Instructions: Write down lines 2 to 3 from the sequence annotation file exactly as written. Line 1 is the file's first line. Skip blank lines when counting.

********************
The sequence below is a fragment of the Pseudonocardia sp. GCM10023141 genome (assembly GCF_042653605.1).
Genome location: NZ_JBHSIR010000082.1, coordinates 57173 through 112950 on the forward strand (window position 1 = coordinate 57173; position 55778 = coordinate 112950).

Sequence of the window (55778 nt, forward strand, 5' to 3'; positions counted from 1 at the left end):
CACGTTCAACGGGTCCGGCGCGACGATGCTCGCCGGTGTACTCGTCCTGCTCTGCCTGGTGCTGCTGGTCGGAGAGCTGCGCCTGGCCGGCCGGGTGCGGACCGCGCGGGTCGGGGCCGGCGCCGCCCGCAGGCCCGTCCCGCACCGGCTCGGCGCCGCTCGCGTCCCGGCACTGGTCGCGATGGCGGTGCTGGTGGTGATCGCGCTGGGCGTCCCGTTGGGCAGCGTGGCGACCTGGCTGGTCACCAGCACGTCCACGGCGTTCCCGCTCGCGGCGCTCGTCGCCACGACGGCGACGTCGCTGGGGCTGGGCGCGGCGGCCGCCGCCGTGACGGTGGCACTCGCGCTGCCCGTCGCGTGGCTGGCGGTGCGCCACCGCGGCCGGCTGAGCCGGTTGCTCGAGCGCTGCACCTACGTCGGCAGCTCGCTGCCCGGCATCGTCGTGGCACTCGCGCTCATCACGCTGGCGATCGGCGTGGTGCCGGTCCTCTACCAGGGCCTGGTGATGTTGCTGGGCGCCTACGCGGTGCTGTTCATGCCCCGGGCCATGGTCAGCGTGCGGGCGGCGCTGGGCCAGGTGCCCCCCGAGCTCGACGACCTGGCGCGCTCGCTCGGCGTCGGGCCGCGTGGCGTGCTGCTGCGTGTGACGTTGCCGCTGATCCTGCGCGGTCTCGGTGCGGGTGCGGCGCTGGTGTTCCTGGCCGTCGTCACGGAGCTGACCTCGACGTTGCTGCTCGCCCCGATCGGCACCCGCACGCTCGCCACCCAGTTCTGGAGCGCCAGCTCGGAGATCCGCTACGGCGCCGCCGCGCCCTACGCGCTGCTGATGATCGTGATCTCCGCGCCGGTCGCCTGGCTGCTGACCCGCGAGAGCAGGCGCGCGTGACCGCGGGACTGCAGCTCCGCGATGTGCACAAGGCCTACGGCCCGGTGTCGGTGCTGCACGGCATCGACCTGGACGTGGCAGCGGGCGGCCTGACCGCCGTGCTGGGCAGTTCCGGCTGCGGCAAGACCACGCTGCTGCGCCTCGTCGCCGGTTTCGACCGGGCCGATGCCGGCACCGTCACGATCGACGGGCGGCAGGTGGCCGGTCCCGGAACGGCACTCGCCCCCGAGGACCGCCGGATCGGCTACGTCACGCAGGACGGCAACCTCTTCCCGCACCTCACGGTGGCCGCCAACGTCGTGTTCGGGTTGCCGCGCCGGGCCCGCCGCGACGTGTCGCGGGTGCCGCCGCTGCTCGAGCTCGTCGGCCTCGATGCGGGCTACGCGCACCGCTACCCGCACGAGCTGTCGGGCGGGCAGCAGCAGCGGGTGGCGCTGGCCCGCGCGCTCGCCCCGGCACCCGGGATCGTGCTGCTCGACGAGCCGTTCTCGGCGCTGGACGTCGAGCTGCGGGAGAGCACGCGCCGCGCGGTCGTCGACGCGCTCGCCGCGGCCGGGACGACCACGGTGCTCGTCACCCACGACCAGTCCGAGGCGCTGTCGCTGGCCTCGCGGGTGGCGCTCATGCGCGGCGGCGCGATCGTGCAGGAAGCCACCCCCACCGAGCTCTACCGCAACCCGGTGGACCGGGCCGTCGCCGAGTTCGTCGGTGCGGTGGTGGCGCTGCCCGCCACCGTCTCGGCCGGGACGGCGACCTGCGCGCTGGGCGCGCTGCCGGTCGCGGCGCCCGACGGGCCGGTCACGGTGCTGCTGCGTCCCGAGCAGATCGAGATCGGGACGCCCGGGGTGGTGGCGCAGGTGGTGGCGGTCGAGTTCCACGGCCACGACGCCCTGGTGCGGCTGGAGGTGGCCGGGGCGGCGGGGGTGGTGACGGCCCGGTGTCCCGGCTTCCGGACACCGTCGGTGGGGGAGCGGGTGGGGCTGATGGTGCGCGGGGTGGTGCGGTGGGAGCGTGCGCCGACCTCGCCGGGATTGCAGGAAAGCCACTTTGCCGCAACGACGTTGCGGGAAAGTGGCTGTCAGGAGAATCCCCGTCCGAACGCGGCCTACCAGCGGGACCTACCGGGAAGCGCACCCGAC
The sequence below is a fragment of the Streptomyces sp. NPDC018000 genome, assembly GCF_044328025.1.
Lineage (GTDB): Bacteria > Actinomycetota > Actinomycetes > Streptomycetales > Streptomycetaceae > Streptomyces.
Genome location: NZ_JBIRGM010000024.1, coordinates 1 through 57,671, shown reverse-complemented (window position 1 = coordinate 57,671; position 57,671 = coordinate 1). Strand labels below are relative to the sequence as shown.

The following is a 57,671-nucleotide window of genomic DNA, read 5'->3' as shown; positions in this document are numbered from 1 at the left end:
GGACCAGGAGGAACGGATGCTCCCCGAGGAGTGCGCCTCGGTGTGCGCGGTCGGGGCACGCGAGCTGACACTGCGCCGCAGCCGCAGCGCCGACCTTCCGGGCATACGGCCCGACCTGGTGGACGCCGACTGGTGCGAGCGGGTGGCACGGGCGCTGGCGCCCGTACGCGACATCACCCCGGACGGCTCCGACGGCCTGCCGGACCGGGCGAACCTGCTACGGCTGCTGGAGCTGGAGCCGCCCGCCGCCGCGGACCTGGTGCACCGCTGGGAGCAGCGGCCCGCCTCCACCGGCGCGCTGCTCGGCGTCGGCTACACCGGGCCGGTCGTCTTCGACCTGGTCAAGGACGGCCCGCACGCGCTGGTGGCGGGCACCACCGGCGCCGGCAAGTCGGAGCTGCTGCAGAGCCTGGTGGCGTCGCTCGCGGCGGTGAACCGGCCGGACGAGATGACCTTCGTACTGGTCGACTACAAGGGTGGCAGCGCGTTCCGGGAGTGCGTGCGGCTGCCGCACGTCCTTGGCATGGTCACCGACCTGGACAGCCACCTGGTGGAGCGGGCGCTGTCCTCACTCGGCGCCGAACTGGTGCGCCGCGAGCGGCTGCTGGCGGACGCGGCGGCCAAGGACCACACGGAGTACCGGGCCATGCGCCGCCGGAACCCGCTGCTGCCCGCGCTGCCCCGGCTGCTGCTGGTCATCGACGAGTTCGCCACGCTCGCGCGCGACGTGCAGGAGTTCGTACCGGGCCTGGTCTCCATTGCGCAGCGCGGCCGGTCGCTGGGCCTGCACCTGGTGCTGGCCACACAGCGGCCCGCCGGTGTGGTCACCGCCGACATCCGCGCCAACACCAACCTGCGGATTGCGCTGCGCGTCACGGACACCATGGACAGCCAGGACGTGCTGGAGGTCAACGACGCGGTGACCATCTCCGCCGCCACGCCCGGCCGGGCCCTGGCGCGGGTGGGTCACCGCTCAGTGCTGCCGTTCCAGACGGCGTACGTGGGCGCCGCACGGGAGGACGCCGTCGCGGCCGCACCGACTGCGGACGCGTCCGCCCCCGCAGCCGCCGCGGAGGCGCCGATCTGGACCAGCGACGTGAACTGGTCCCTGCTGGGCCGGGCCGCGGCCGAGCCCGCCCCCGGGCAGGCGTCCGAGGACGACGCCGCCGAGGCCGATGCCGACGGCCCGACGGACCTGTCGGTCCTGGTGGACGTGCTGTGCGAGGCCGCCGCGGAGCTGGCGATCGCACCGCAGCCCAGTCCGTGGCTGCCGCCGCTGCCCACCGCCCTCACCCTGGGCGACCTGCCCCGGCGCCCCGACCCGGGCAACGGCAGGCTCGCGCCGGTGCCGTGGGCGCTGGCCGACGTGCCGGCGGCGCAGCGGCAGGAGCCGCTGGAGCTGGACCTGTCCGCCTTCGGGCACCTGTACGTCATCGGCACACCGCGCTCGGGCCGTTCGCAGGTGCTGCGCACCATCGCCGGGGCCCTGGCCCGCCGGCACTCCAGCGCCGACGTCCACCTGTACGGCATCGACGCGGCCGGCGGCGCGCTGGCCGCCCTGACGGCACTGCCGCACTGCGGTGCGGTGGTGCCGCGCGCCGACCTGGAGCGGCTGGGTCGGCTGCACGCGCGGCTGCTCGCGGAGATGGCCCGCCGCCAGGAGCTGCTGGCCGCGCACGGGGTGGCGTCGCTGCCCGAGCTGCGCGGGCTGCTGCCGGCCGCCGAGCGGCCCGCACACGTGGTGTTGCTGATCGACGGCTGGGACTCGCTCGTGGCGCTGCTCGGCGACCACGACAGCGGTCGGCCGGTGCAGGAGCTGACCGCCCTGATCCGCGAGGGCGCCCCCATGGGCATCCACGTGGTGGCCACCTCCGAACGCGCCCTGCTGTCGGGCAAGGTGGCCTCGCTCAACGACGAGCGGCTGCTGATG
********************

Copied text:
Genome location: NZ_JBHSIR010000082.1, coordinates 57173 through 112950 on the forward strand (window position 1 = coordinate 57173; position 55778 = coordinate 112950).

Sequence of the window (55778 nt, forward strand, 5' to 3'; positions counted from 1 at the left end):